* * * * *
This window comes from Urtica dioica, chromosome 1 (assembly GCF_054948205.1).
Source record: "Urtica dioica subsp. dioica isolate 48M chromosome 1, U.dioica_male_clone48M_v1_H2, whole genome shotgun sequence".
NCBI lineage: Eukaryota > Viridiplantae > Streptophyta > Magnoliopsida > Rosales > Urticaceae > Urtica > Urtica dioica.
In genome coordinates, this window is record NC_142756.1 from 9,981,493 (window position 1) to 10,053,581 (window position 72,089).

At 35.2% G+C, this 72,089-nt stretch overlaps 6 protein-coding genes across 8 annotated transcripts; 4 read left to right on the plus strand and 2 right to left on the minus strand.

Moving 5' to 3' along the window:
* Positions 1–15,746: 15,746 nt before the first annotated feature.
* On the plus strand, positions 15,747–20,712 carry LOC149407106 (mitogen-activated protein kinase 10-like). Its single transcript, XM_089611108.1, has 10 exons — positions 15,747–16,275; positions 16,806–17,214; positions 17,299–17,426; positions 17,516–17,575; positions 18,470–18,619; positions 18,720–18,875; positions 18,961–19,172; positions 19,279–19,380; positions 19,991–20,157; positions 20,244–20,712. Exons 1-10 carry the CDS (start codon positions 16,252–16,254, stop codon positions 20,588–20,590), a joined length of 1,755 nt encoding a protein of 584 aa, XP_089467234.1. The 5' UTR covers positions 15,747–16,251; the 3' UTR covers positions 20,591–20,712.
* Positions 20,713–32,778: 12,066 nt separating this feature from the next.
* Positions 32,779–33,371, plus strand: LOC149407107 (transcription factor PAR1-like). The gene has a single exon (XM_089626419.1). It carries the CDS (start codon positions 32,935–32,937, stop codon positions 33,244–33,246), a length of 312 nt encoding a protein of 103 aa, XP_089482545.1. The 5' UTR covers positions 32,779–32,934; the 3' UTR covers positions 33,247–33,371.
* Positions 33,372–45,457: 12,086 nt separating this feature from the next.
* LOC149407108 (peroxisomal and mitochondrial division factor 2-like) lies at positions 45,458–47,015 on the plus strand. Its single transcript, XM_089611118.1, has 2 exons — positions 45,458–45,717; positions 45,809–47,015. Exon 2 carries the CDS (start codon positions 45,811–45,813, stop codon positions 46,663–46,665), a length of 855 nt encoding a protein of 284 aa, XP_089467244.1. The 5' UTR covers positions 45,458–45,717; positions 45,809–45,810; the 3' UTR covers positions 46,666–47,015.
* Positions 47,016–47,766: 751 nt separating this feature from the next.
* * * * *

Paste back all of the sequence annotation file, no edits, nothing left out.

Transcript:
This window comes from Urtica dioica, chromosome 1 (assembly GCF_054948205.1).
Source record: "Urtica dioica subsp. dioica isolate 48M chromosome 1, U.dioica_male_clone48M_v1_H2, whole genome shotgun sequence".
NCBI lineage: Eukaryota > Viridiplantae > Streptophyta > Magnoliopsida > Rosales > Urticaceae > Urtica > Urtica dioica.
In genome coordinates, this window is record NC_142756.1 from 9,981,493 (window position 1) to 10,053,581 (window position 72,089).

At 35.2% G+C, this 72,089-nt stretch overlaps 6 protein-coding genes across 8 annotated transcripts; 4 read left to right on the plus strand and 2 right to left on the minus strand.

Moving 5' to 3' along the window:
* Positions 1–15,746: 15,746 nt before the first annotated feature.
* On the plus strand, positions 15,747–20,712 carry LOC149407106 (mitogen-activated protein kinase 10-like). Its single transcript, XM_089611108.1, has 10 exons — positions 15,747–16,275; positions 16,806–17,214; positions 17,299–17,426; positions 17,516–17,575; positions 18,470–18,619; positions 18,720–18,875; positions 18,961–19,172; positions 19,279–19,380; positions 19,991–20,157; positions 20,244–20,712. Exons 1-10 carry the CDS (start codon positions 16,252–16,254, stop codon positions 20,588–20,590), a joined length of 1,755 nt encoding a protein of 584 aa, XP_089467234.1. The 5' UTR covers positions 15,747–16,251; the 3' UTR covers positions 20,591–20,712.
* Positions 20,713–32,778: 12,066 nt separating this feature from the next.
* Positions 32,779–33,371, plus strand: LOC149407107 (transcription factor PAR1-like). The gene has a single exon (XM_089626419.1). It carries the CDS (start codon positions 32,935–32,937, stop codon positions 33,244–33,246), a length of 312 nt encoding a protein of 103 aa, XP_089482545.1. The 5' UTR covers positions 32,779–32,934; the 3' UTR covers positions 33,247–33,371.
* Positions 33,372–45,457: 12,086 nt separating this feature from the next.
* LOC149407108 (peroxisomal and mitochondrial division factor 2-like) lies at positions 45,458–47,015 on the plus strand. Its single transcript, XM_089611118.1, has 2 exons — positions 45,458–45,717; positions 45,809–47,015. Exon 2 carries the CDS (start codon positions 45,811–45,813, stop codon positions 46,663–46,665), a length of 855 nt encoding a protein of 284 aa, XP_089467244.1. The 5' UTR covers positions 45,458–45,717; positions 45,809–45,810; the 3' UTR covers positions 46,666–47,015.
* Positions 47,016–47,766: 751 nt separating this feature from the next.